Happy Birthday C-SPAN!
As I type this post there are 18 hours of Book TV programming from C-SPAN on the DVR. That should sum up the joy we get from this public affairs network.
C-SPAN is turning 37 years old. It went on the air March 19, 1979 which started to then air live gavel-to-gavel TV coverage of the House floor. The Speaker of the House was Tip O’Neil and the first speaker that day was congressman Al Gore.
It is the must go spot on television for the tumultuous votes on national issues or the grand ceremonial ones such as swearing in a new speaker. The coverage of the political conventions remains the best as they allow for all the speeches to be heard with out banter from the pundits.
The programming from C-SPAN 2 and 3 ranging from lectures on books to old political speeches, tours of presidential libraries, reenactments of the famed Lincoln-Douglas debates makes a continual treasure trove for viewers.
Never once have we needed to hear anyone spout off about the federal dollars allocated for this programming. That is due to the fact none are used. Its revenue comes from fees paid by cable systems and satellite companies.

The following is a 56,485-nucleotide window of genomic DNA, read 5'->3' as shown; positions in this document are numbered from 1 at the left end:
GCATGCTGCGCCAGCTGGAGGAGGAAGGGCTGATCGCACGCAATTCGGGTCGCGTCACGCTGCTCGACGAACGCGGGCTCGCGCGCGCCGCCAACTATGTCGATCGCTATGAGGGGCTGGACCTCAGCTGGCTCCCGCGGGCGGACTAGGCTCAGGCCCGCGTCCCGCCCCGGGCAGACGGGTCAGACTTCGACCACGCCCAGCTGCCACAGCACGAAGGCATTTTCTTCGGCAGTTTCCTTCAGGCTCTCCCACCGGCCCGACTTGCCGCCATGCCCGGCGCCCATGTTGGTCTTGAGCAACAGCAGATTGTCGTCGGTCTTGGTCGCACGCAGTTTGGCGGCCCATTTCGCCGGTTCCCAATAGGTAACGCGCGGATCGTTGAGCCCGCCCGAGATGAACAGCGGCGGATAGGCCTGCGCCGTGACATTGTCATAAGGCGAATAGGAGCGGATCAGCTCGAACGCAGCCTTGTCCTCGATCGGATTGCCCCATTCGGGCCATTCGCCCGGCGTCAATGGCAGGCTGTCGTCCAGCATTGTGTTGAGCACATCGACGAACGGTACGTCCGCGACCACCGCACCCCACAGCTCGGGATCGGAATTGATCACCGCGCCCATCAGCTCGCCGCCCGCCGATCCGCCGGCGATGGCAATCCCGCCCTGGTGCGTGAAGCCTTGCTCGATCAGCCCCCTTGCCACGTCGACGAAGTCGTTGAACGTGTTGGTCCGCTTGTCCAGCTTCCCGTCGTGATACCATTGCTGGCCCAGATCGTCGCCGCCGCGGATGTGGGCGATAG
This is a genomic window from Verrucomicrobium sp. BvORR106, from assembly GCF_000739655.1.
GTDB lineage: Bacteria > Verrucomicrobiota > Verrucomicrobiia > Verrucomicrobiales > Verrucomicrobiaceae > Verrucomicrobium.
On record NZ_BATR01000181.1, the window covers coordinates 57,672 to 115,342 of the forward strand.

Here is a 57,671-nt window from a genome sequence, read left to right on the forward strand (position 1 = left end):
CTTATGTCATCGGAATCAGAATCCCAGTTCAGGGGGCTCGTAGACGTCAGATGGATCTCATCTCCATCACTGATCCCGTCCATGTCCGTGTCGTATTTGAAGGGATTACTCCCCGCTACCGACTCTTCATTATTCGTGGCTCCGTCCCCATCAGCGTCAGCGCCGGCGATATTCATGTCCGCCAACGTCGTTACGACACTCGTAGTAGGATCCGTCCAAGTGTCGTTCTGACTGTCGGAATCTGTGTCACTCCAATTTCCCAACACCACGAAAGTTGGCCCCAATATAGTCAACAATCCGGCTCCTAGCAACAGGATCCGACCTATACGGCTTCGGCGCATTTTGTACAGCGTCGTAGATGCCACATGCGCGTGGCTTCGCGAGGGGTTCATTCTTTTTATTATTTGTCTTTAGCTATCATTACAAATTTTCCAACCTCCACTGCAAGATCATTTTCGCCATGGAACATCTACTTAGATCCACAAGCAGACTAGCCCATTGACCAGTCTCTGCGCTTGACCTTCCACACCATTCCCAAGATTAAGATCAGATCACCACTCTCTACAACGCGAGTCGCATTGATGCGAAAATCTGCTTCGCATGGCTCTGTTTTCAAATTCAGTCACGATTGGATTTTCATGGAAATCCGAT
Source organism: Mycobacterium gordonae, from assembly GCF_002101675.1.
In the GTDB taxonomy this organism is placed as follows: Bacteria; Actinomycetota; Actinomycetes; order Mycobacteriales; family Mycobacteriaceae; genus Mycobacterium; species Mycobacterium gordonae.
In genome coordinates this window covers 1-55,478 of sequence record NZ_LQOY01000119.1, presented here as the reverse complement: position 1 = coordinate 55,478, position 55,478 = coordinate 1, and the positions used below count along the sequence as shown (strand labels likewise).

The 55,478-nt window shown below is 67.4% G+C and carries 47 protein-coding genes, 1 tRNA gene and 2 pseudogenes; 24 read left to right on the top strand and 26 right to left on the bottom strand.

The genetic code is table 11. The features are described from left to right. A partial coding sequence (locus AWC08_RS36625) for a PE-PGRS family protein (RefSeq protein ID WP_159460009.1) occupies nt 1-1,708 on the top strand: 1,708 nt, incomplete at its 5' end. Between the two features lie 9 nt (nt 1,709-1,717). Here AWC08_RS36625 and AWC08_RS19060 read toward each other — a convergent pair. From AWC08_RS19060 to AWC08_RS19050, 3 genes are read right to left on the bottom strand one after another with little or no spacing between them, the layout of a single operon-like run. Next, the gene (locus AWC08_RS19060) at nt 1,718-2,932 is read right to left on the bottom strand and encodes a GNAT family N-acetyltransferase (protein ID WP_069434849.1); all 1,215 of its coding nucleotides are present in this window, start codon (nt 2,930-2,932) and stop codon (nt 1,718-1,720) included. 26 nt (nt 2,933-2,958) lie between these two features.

The only regret I have about C-SPAN is my schedule did not allow me to attend an event when Brain Lamb, a brainchild of the network, and host of Booknotes on Sunday nights, visited Madison’s University Book Store. There are so many who agree with me that Lamb is truly a great American and a sound journalist.
So let me, from this little spot on the information highway, express my pleasure and delight with C-SPAN for many decades of programming and countless hours of coverage of events which has nourished my interests and deepened my knowledge of world around me.
HAPPY BIRTHDAY C-SPAN!